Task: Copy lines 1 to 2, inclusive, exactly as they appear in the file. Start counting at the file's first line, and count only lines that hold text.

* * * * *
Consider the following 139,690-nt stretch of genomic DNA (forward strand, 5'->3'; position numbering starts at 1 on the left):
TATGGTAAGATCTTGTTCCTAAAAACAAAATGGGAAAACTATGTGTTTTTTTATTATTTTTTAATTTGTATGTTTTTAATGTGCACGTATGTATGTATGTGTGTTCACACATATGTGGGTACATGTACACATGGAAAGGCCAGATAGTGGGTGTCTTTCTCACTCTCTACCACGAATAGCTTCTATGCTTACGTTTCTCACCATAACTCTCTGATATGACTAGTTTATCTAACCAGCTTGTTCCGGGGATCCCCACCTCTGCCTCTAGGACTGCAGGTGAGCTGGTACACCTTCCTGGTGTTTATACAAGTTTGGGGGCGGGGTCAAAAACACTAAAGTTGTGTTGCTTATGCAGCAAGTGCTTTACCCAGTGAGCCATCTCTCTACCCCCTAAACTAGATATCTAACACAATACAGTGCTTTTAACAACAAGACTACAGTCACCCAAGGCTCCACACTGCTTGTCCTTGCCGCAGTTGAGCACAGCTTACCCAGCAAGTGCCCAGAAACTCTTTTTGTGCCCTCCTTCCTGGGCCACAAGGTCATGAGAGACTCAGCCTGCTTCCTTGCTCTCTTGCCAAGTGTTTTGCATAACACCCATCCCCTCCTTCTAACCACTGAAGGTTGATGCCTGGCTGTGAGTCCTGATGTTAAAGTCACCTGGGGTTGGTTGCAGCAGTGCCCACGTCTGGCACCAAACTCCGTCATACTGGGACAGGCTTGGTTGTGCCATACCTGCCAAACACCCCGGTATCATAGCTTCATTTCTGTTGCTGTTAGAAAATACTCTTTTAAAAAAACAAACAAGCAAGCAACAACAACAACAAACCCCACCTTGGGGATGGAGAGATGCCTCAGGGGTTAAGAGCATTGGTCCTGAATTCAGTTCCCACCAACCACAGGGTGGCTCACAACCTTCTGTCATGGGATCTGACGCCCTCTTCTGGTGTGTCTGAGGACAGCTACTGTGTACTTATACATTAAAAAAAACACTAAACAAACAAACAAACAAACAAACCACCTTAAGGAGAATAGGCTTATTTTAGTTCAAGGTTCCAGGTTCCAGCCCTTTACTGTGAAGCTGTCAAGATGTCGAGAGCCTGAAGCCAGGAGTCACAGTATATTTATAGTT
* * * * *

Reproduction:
Consider the following 139,690-nt stretch of genomic DNA (forward strand, 5'->3'; position numbering starts at 1 on the left):
TATGGTAAGATCTTGTTCCTAAAAACAAAATGGGAAAACTATGTGTTTTTTTATTATTTTTTAATTTGTATGTTTTTAATGTGCACGTATGTATGTATGTGTGTTCACACATATGTGGGTACATGTACACATGGAAAGGCCAGATAGTGGGTGTCTTTCTCACTCTCTACCACGAATAGCTTCTATGCTTACGTTTCTCACCATAACTCTCTGATATGACTAGTTTATCTAACCAGCTTGTTCCGGGGATCCCCACCTCTGCCTCTAGGACTGCAGGTGAGCTGGTACACCTTCCTGGTGTTTATACAAGTTTGGGGGCGGGGTCAAAAACACTAAAGTTGTGTTGCTTATGCAGCAAGTGCTTTACCCAGTGAGCCATCTCTCTACCCCCTAAACTAGATATCTAACACAATACAGTGCTTTTAACAACAAGACTACAGTCACCCAAGGCTCCACACTGCTTGTCCTTGCCGCAGTTGAGCACAGCTTACCCAGCAAGTGCCCAGAAACTCTTTTTGTGCCCTCCTTCCTGGGCCACAAGGTCATGAGAGACTCAGCCTGCTTCCTTGCTCTCTTGCCAAGTGTTTTGCATAACACCCATCCCCTCCTTCTAACCACTGAAGGTTGATGCCTGGCTGTGAGTCCTGATGTTAAAGTCACCTGGGGTTGGTTGCAGCAGTGCCCACGTCTGGCACCAAACTCCGTCATACTGGGACAGGCTTGGTTGTGCCATACCTGCCAAACACCCCGGTATCATAGCTTCATTTCTGTTGCTGTTAGAAAATACTCTTTTAAAAAAACAAACAAGCAAGCAACAACAACAACAAACCCCACCTTGGGGATGGAGAGATGCCTCAGGGGTTAAGAGCATTGGTCCTGAATTCAGTTCCCACCAACCACAGGGTGGCTCACAACCTTCTGTCATGGGATCTGACGCCCTCTTCTGGTGTGTCTGAGGACAGCTACTGTGTACTTATACATTAAAAAAAACACTAAACAAACAAACAAACAAACAAACCACCTTAAGGAGAATAGGCTTATTTTAGTTCAAGGTTCCAGGTTCCAGCCCTTTACTGTGAAGCTGTCAAGATGTCGAGAGCCTGAAGCCAGGAGTCACAGTATATTTATAGTT